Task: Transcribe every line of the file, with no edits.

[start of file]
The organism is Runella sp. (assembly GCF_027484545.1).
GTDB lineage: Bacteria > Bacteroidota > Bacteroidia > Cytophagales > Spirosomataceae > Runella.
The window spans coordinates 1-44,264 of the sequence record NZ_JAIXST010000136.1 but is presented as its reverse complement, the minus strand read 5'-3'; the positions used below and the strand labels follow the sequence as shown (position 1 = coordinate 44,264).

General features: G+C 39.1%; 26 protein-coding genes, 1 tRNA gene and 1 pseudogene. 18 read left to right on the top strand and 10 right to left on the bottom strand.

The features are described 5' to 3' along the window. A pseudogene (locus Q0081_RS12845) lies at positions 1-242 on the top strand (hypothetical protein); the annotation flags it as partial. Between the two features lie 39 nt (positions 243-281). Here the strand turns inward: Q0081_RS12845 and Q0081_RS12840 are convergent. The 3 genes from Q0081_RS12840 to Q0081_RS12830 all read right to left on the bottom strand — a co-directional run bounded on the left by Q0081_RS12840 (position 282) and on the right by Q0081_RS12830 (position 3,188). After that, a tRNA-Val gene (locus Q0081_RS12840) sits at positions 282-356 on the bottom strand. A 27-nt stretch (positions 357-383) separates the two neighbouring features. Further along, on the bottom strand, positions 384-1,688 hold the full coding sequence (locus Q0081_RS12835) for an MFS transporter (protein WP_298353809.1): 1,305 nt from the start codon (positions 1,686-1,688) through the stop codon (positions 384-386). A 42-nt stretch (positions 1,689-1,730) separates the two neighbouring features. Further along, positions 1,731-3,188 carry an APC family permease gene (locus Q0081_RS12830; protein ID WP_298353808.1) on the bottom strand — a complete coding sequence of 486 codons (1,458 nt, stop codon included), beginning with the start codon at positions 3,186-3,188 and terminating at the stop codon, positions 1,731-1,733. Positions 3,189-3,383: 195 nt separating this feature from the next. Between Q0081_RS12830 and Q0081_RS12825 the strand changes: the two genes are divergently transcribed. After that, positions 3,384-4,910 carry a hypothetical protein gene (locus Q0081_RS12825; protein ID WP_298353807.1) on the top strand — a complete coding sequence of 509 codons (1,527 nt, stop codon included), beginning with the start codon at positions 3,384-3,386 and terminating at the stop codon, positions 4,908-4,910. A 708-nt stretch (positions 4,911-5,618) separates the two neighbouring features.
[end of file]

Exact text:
The organism is Runella sp. (assembly GCF_027484545.1).
GTDB lineage: Bacteria > Bacteroidota > Bacteroidia > Cytophagales > Spirosomataceae > Runella.
The window spans coordinates 1-44,264 of the sequence record NZ_JAIXST010000136.1 but is presented as its reverse complement, the minus strand read 5'-3'; the positions used below and the strand labels follow the sequence as shown (position 1 = coordinate 44,264).

General features: G+C 39.1%; 26 protein-coding genes, 1 tRNA gene and 1 pseudogene. 18 read left to right on the top strand and 10 right to left on the bottom strand.

The features are described 5' to 3' along the window. A pseudogene (locus Q0081_RS12845) lies at positions 1-242 on the top strand (hypothetical protein); the annotation flags it as partial. Between the two features lie 39 nt (positions 243-281). Here the strand turns inward: Q0081_RS12845 and Q0081_RS12840 are convergent. The 3 genes from Q0081_RS12840 to Q0081_RS12830 all read right to left on the bottom strand — a co-directional run bounded on the left by Q0081_RS12840 (position 282) and on the right by Q0081_RS12830 (position 3,188). After that, a tRNA-Val gene (locus Q0081_RS12840) sits at positions 282-356 on the bottom strand. A 27-nt stretch (positions 357-383) separates the two neighbouring features. Further along, on the bottom strand, positions 384-1,688 hold the full coding sequence (locus Q0081_RS12835) for an MFS transporter (protein WP_298353809.1): 1,305 nt from the start codon (positions 1,686-1,688) through the stop codon (positions 384-386). A 42-nt stretch (positions 1,689-1,730) separates the two neighbouring features. Further along, positions 1,731-3,188 carry an APC family permease gene (locus Q0081_RS12830; protein ID WP_298353808.1) on the bottom strand — a complete coding sequence of 486 codons (1,458 nt, stop codon included), beginning with the start codon at positions 3,186-3,188 and terminating at the stop codon, positions 1,731-1,733. Positions 3,189-3,383: 195 nt separating this feature from the next. Between Q0081_RS12830 and Q0081_RS12825 the strand changes: the two genes are divergently transcribed. After that, positions 3,384-4,910 carry a hypothetical protein gene (locus Q0081_RS12825; protein ID WP_298353807.1) on the top strand — a complete coding sequence of 509 codons (1,527 nt, stop codon included), beginning with the start codon at positions 3,384-3,386 and terminating at the stop codon, positions 4,908-4,910. A 708-nt stretch (positions 4,911-5,618) separates the two neighbouring features.